Female Firsts: Women making BAFTA history
Women took a key role in BAFTA from the earliest days of the Academy, with pioneering documentary filmmaker Jill Craigie joining its council in the 1950s. Of course, even now women remain under-represented in the TV and film industry, but female talent - both on camera and behind it - has been recognised by BAFTA throughout its history, particularly in craft categories such as Make Up & Hair and Costume Design.

One landmark was the introduction of the British Screenplay category in 1955, the first non-acting award given to a named nominee rather than the film. Within a year, Bridget Boland was nominated for scripting political drama The Prisoner, starring Alec Guinness, before Shelagh Delaney won the prize with co-writer Tony Richardson in 1962 for A Taste of Honey.

Legendary producer Joy Harington became the first woman to win TV Production in 1956, with Joan Kemp-Welch the first female BAFTA-winning director two years later.

As society and the industry evolved, award categories needed to be renamed. After many years in which the Television Craft Awards featured a prize for ‘Video Cameraman’, this was changed to ‘Film or Video Photography’ in 1992 – with the first winner being Diane Tammes for her work on the documentary series Cutting Edge.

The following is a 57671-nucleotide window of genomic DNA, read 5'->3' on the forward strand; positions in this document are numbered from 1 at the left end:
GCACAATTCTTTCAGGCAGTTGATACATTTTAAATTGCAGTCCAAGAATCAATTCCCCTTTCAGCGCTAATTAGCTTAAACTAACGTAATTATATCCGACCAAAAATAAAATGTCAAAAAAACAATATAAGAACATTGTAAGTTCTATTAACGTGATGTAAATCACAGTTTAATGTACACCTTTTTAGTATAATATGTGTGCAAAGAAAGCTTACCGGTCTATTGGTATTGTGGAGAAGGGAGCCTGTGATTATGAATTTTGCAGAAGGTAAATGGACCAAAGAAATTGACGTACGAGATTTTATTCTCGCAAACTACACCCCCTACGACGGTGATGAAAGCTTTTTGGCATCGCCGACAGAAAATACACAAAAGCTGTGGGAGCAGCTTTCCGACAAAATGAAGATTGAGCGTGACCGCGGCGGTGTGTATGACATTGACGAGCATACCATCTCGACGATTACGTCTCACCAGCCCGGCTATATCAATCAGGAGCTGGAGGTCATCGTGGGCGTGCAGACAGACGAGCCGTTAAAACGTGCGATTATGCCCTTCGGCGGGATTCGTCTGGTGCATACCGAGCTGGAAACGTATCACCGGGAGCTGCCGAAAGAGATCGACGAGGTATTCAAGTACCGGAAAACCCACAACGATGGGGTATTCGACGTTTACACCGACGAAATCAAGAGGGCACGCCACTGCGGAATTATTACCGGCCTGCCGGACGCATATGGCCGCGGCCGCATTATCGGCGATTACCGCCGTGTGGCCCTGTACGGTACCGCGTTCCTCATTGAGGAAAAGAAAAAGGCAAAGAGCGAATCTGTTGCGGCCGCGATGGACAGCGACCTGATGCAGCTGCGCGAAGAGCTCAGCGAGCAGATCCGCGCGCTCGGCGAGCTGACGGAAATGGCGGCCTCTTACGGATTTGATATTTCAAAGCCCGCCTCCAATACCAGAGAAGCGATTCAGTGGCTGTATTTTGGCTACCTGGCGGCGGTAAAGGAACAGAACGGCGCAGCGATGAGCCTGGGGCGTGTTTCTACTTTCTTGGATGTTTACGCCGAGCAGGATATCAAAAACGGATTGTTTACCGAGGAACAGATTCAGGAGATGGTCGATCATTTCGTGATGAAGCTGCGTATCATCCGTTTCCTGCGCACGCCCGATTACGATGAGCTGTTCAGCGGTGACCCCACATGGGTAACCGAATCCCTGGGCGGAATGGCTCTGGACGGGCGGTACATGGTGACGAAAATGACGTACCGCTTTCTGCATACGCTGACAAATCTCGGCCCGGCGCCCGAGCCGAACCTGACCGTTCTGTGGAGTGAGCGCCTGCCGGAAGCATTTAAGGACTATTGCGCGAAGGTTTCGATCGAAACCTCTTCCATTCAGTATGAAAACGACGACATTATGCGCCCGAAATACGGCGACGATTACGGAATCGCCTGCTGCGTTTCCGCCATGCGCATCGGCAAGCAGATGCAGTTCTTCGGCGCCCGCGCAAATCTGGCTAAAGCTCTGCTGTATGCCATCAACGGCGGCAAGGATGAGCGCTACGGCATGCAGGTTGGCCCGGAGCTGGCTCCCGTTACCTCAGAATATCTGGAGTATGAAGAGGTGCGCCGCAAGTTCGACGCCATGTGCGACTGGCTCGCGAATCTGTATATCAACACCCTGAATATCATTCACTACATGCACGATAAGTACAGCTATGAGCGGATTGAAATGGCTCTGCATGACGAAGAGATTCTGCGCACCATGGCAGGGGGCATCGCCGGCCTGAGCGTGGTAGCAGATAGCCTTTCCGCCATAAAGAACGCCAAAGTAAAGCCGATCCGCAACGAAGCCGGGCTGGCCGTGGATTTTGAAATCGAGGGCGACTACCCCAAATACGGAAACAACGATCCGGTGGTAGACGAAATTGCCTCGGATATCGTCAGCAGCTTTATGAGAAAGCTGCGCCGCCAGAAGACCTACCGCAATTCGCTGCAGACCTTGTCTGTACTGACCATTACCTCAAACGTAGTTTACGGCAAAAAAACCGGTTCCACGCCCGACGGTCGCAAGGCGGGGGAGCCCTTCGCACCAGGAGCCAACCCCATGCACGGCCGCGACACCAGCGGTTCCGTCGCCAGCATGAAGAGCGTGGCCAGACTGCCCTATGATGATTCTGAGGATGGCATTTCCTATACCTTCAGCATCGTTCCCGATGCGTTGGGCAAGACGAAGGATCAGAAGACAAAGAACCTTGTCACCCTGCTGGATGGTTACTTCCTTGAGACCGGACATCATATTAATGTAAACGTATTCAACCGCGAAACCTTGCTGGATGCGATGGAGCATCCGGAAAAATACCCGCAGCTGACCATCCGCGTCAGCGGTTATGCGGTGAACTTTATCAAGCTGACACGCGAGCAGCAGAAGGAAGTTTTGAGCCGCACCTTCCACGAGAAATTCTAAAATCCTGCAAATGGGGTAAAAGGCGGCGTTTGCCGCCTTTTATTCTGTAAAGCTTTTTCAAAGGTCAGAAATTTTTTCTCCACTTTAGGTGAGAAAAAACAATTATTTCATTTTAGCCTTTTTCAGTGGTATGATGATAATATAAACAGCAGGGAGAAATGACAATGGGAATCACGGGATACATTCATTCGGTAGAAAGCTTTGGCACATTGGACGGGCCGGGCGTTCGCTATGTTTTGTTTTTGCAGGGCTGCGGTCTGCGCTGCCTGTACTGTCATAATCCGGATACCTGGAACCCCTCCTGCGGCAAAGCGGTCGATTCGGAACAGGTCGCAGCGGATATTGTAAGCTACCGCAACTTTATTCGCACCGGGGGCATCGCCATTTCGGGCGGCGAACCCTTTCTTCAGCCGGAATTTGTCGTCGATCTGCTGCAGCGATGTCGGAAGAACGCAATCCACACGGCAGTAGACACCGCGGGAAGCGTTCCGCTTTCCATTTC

Image: Rita Tushingham in A Taste of Honey (1961) co-written by Shelagh Delaney, the first woman working behind the camera to win a BAFTA. The film also scored wins for Tushingham who won Most Promising Newcomer in a Leading Role, and Dora Bryan who took Best Actress. (Image: Woodfall Film Productions / BFI National Archive)

Woodfall Film Productions/BFI National Archive

Video: Kenneth More interviews producer Betty Box, one of the original Academy members, following the 1956 Film Awards ceremony. Screenwriter, producer and director Bill Lipscomb also features (Source: BBC copyright material reproduced courtesy of the British Broadcasting Corporation.).